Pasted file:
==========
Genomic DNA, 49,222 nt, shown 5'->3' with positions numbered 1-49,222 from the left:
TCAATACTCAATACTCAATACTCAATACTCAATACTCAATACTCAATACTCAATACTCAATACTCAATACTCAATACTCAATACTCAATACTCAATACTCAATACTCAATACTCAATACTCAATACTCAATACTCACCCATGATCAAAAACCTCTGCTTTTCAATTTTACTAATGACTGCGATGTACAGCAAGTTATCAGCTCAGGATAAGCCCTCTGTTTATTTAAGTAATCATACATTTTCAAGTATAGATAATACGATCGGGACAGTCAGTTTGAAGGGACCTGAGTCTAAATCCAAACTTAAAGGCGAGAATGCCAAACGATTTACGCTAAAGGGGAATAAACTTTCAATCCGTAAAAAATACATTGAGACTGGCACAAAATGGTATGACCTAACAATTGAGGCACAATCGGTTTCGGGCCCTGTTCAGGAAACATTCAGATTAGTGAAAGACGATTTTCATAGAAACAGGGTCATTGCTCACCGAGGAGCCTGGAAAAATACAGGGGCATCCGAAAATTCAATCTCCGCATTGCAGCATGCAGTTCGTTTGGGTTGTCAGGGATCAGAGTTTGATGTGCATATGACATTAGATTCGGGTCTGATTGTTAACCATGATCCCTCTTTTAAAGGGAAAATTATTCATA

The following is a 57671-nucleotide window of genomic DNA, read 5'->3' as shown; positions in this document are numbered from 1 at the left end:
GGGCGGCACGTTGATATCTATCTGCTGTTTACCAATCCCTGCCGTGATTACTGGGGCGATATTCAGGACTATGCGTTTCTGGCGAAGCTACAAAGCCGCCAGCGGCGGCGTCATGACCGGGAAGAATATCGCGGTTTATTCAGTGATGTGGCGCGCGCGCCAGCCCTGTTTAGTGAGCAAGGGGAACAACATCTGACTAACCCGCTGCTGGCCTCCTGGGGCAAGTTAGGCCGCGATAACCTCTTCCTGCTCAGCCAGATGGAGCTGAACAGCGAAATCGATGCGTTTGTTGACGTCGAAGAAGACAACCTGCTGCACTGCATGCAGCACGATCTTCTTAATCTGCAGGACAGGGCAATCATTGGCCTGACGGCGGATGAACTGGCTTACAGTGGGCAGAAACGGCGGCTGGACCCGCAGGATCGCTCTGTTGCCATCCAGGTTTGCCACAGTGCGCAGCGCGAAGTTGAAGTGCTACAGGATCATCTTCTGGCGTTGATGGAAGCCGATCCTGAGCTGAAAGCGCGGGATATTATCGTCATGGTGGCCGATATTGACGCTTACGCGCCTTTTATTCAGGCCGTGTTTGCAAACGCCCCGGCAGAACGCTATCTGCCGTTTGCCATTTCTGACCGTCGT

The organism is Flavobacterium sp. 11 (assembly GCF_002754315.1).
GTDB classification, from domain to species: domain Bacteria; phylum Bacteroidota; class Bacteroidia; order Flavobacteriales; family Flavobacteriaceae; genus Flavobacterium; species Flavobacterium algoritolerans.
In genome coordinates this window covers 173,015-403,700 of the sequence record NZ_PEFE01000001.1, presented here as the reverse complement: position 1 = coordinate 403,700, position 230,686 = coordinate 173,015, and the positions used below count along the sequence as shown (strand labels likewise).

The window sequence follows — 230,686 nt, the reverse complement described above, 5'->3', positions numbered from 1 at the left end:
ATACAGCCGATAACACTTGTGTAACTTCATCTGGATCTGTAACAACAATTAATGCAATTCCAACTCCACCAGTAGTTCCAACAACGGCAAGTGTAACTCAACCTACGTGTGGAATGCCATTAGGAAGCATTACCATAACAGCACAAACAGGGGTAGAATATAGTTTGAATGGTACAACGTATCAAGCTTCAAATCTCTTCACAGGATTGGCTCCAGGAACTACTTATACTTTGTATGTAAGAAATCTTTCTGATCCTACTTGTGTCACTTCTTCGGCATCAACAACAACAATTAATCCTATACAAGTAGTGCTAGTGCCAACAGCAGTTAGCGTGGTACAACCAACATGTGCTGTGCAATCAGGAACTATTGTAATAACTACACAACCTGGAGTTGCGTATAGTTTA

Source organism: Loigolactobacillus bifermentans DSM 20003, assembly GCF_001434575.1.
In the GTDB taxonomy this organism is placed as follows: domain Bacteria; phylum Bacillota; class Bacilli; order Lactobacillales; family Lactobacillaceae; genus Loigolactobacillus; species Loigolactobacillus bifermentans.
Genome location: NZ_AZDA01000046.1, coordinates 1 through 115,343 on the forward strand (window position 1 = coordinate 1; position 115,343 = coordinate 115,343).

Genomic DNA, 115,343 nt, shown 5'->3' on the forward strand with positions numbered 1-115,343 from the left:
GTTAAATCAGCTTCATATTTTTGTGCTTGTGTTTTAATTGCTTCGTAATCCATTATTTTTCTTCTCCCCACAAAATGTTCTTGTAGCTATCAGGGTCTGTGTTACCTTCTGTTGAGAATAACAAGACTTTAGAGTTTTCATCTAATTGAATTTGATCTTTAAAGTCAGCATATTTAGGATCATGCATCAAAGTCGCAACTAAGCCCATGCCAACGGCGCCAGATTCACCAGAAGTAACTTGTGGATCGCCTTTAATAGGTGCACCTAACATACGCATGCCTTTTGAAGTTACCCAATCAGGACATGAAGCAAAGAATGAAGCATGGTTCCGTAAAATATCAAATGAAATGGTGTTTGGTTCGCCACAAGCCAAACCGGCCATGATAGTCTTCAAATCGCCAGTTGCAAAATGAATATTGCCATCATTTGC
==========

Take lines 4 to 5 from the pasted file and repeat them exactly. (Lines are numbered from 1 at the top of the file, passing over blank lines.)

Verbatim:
GGGCGGCACGTTGATATCTATCTGCTGTTTACCAATCCCTGCCGTGATTACTGGGGCGATATTCAGGACTATGCGTTTCTGGCGAAGCTACAAAGCCGCCAGCGGCGGCGTCATGACCGGGAAGAATATCGCGGTTTATTCAGTGATGTGGCGCGCGCGCCAGCCCTGTTTAGTGAGCAAGGGGAACAACATCTGACTAACCCGCTGCTGGCCTCCTGGGGCAAGTTAGGCCGCGATAACCTCTTCCTGCTCAGCCAGATGGAGCTGAACAGCGAAATCGATGCGTTTGTTGACGTCGAAGAAGACAACCTGCTGCACTGCATGCAGCACGATCTTCTTAATCTGCAGGACAGGGCAATCATTGGCCTGACGGCGGATGAACTGGCTTACAGTGGGCAGAAACGGCGGCTGGACCCGCAGGATCGCTCTGTTGCCATCCAGGTTTGCCACAGTGCGCAGCGCGAAGTTGAAGTGCTACAGGATCATCTTCTGGCGTTGATGGAAGCCGATCCTGAGCTGAAAGCGCGGGATATTATCGTCATGGTGGCCGATATTGACGCTTACGCGCCTTTTATTCAGGCCGTGTTTGCAAACGCCCCGGCAGAACGCTATCTGCCGTTTGCCATTTCTGACCGTCGT

The organism is Flavobacterium sp. 11 (assembly GCF_002754315.1).